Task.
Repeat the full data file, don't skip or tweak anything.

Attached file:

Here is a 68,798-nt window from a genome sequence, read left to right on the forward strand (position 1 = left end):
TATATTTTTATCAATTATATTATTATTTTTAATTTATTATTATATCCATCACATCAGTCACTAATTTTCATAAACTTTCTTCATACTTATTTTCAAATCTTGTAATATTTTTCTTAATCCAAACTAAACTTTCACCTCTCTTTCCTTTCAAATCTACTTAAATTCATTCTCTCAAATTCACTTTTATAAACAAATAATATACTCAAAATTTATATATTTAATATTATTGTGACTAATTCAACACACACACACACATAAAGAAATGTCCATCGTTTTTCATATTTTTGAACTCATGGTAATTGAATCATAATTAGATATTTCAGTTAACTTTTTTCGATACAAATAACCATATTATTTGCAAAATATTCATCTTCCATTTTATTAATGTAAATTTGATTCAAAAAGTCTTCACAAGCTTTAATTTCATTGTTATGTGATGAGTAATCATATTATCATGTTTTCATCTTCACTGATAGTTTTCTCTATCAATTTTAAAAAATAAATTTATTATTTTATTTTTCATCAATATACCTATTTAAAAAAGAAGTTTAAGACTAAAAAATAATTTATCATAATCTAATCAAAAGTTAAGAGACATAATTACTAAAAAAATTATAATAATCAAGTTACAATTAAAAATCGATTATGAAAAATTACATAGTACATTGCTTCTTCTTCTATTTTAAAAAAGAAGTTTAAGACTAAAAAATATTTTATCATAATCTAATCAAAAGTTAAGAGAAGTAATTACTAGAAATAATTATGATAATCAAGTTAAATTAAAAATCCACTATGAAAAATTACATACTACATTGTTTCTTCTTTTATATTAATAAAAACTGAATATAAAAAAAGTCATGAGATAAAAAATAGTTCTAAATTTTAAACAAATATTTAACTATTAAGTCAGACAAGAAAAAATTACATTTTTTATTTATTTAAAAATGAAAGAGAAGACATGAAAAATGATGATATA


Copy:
Here is a 68,798-nt window from a genome sequence, read left to right on the forward strand (position 1 = left end):
TATATTTTTATCAATTATATTATTATTTTTAATTTATTATTATATCCATCACATCAGTCACTAATTTTCATAAACTTTCTTCATACTTATTTTCAAATCTTGTAATATTTTTCTTAATCCAAACTAAACTTTCACCTCTCTTTCCTTTCAAATCTACTTAAATTCATTCTCTCAAATTCACTTTTATAAACAAATAATATACTCAAAATTTATATATTTAATATTATTGTGACTAATTCAACACACACACACACATAAAGAAATGTCCATCGTTTTTCATATTTTTGAACTCATGGTAATTGAATCATAATTAGATATTTCAGTTAACTTTTTTCGATACAAATAACCATATTATTTGCAAAATATTCATCTTCCATTTTATTAATGTAAATTTGATTCAAAAAGTCTTCACAAGCTTTAATTTCATTGTTATGTGATGAGTAATCATATTATCATGTTTTCATCTTCACTGATAGTTTTCTCTATCAATTTTAAAAAATAAATTTATTATTTTATTTTTCATCAATATACCTATTTAAAAAAGAAGTTTAAGACTAAAAAATAATTTATCATAATCTAATCAAAAGTTAAGAGACATAATTACTAAAAAAATTATAATAATCAAGTTACAATTAAAAATCGATTATGAAAAATTACATAGTACATTGCTTCTTCTTCTATTTTAAAAAAGAAGTTTAAGACTAAAAAATATTTTATCATAATCTAATCAAAAGTTAAGAGAAGTAATTACTAGAAATAATTATGATAATCAAGTTAAATTAAAAATCCACTATGAAAAATTACATACTACATTGTTTCTTCTTTTATATTAATAAAAACTGAATATAAAAAAAGTCATGAGATAAAAAATAGTTCTAAATTTTAAACAAATATTTAACTATTAAGTCAGACAAGAAAAAATTACATTTTTTATTTATTTAAAAATGAAAGAGAAGACATGAAAAATGATGATATA